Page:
Snow White and the Huntsman review

Snow White and the Huntsman is the newest installment from Hollywood's recent love for adapting fairytales with a new twist. We've had recent movies such as Red Riding Hood and Mirror Mirror grace the silver screen, plus we've got even more heading our way. So how does the second Snow White movie of 2012 compare? Well, you'll be pleased to hear that it's a rather surprising success.

You know the story: the vicious and possessive evil queen Ravenna (Theron) becomes ruler of the land. Obsessed with preserving her power forever she asks her magic mirror for guidance to her destiny. Upon hearing that one day her stepdaughter, Snow White (Stewart) will surpass her as the fairest of them all and retake her rightful throne, she sets out to ensure her supreme power will endure. The only way to do this is by consuming Snow White's heart of course. When Snow White escapes from her captivity in the tower she flees into the Dark Forest. Soon after Ravenna hires the Hunstman (Hemsworth) to track down and re-capture the young princess. Snow White soon learns she has a destiny to pursue and encounters allies and enemies on her quest.

One of the most striking details of the film is the tone and style adopted by first-time director Sanders. It's a filthy and bleak world filled with fantasy. It's in the vein of the Lord of the Rings or Game of Thrones, containing mystical elements but a grounded realism remains throughout. The grand settings and creatures are accomplished through masterful CGI that manages to make trolls, dark magic and even dwarves look stunning. The pacing of the film is swift, quickly moving on to new settings and characters, never lingering too long. Along with the pounding music and slick editing it's a well crafted piece of work.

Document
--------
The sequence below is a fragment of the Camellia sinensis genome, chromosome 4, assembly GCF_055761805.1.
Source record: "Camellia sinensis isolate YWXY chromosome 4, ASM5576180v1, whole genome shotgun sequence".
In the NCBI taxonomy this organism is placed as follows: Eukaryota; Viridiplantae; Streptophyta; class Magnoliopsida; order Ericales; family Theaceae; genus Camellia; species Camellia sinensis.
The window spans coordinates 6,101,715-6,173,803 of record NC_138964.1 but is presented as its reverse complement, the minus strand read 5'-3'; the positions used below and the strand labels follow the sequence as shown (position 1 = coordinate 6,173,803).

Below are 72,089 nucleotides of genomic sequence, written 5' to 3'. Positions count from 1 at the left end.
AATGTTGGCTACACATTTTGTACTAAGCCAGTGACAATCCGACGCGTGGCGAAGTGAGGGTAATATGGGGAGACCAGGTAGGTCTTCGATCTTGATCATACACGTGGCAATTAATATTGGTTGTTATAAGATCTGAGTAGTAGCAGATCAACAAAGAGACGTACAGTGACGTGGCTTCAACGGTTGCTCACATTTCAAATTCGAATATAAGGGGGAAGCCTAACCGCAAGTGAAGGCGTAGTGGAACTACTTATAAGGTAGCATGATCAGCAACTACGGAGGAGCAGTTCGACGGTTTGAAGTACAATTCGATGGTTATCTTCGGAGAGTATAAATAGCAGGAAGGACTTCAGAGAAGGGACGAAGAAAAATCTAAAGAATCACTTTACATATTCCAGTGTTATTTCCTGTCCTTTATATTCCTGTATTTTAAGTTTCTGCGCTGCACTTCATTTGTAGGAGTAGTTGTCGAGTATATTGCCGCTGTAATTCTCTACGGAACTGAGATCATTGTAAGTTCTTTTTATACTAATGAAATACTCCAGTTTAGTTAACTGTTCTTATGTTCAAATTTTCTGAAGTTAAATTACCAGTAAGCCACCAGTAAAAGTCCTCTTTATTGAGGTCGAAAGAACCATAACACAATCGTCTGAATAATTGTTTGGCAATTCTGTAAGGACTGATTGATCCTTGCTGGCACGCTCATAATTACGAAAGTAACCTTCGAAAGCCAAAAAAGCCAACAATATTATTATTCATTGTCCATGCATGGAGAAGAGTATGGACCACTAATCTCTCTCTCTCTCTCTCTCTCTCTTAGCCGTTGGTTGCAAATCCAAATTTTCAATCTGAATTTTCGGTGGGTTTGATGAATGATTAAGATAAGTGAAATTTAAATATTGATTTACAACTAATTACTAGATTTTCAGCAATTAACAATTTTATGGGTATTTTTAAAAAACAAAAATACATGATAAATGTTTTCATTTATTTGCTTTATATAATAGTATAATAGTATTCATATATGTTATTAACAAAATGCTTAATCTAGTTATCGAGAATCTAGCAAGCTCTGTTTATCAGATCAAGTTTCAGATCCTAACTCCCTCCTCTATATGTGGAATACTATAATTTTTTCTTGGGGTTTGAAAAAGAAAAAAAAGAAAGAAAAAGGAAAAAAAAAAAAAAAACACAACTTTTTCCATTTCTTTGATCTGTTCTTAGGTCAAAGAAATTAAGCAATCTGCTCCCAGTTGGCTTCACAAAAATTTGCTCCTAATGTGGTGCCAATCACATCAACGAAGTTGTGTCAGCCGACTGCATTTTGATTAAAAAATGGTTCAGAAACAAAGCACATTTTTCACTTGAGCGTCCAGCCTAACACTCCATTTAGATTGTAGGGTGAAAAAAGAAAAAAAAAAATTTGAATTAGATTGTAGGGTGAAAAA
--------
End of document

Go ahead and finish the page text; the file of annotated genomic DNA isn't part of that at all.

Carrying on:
When it comes to performances this movie is the Theron show. Relishing in a role that every young girl wanted to have at some point, the evil queen. Theron hams up the role but just to the right degree to play an egotistical witch obsessed with her own beauty.  She has many strong moments and when combined with a menacing soundtrack to accompany her she truly feels like a fairy tale villainess. Hemsworth on the other hand plays a more tragic figure than we've seen before in Thor. He's a compelling hero caught between a rock and a hard place. Even Kristen Stewart, who has never previously impressed this reviewer, served the story well. She is initially rather limited but as the character develops Stewart puts plenty of effort into her physical presence and I was pleased to see Stewart in a more challenging role. The comic relief is provided by an all-star cast of eight dwarves (I know) With such acting heavyweights as Ian McShane, Ray Winstone, Toby Jones, Nick Frost and Bob Hoskins. The dwarves look superb on screen but be warned these aren't your traditional Disney dwarves, don't expect them to break out into a song.

My only issue with the film was that it contained a few too many characters. By the end it feels as if there is too much to cover, with the Queen's brother and Prince Charming both feeling left out. Even the Huntsmen is shunned by the final moments of the film, almost left in as an afterthought. There were moments were the story was rushed along hurtling towards the final act but it's nothing unforgivable for a summer blockbuster.

All in all, it's an excellent summer romp that takes the traditional Snow White tale, brushes over certain traditional plot points and injects some new material in places. The film keeps the audience on its toes and never feels predictable. With good performances and strong direction, this is one blockbuster that won't send you to sleep.

Snow White and the Huntsman at IMDb

Stuart O'Connor is the Managing Editor of Screenjabber, the movie review website he co-founded with Neil Davey far too many years ago. He likes all genres, as long as the film is good (although he does enjoy the occasional bad "guilty pleasure"), and drinks way too much coffee.

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